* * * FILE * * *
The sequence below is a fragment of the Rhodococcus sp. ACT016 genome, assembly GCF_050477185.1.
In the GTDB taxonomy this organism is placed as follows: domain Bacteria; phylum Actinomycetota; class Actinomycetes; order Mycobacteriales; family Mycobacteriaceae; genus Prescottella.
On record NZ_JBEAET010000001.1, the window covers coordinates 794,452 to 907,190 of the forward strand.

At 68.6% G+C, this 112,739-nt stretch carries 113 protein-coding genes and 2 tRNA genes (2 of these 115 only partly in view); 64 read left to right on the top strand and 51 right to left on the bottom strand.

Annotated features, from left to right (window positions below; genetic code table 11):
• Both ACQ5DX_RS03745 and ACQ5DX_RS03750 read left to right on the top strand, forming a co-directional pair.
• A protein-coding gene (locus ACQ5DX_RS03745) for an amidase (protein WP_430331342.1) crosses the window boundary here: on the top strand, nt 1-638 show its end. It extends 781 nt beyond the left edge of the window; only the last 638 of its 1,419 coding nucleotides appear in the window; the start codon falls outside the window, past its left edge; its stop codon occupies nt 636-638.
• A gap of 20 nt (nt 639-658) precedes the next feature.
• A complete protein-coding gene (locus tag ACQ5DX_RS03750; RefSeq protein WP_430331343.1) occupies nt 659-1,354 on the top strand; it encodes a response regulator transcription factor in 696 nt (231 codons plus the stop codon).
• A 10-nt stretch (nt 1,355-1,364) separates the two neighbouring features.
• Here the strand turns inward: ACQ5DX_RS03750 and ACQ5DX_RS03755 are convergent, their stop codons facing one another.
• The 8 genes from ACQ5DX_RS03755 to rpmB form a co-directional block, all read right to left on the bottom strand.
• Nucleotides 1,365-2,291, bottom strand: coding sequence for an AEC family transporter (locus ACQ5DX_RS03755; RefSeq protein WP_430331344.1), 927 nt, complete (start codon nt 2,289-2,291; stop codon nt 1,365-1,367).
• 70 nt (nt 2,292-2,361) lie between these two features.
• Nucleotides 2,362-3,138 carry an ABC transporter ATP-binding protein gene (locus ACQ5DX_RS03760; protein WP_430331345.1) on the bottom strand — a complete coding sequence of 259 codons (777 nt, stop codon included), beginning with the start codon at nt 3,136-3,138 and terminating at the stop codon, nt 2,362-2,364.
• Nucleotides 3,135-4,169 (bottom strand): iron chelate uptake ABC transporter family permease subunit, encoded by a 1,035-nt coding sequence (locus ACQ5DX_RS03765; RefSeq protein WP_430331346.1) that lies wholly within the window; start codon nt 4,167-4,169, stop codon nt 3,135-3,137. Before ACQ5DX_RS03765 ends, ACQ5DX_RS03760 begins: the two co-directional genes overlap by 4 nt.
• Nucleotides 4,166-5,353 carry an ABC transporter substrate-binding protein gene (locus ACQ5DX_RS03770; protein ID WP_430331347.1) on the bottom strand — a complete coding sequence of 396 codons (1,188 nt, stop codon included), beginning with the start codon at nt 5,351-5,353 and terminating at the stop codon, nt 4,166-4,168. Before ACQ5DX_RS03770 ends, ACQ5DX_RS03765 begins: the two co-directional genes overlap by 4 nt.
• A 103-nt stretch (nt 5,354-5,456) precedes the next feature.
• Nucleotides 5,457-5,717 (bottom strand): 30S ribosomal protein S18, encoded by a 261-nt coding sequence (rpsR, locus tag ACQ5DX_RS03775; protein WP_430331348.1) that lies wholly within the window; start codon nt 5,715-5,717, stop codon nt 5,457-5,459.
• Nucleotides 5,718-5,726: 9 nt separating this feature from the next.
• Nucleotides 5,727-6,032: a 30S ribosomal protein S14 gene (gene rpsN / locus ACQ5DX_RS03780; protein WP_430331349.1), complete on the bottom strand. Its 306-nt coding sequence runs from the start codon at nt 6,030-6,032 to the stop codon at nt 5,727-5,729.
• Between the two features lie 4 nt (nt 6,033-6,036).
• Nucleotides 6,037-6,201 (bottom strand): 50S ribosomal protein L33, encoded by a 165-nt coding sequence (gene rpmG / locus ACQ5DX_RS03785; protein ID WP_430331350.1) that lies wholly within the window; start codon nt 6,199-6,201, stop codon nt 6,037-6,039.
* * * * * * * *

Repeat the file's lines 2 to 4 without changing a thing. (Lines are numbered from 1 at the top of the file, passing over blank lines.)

In the GTDB taxonomy this organism is placed as follows: domain Bacteria; phylum Actinomycetota; class Actinomycetes; order Mycobacteriales; family Mycobacteriaceae; genus Prescottella.
On record NZ_JBEAET010000001.1, the window covers coordinates 794,452 to 907,190 of the forward strand.

At 68.6% G+C, this 112,739-nt stretch carries 113 protein-coding genes and 2 tRNA genes (2 of these 115 only partly in view); 64 read left to right on the top strand and 51 right to left on the bottom strand.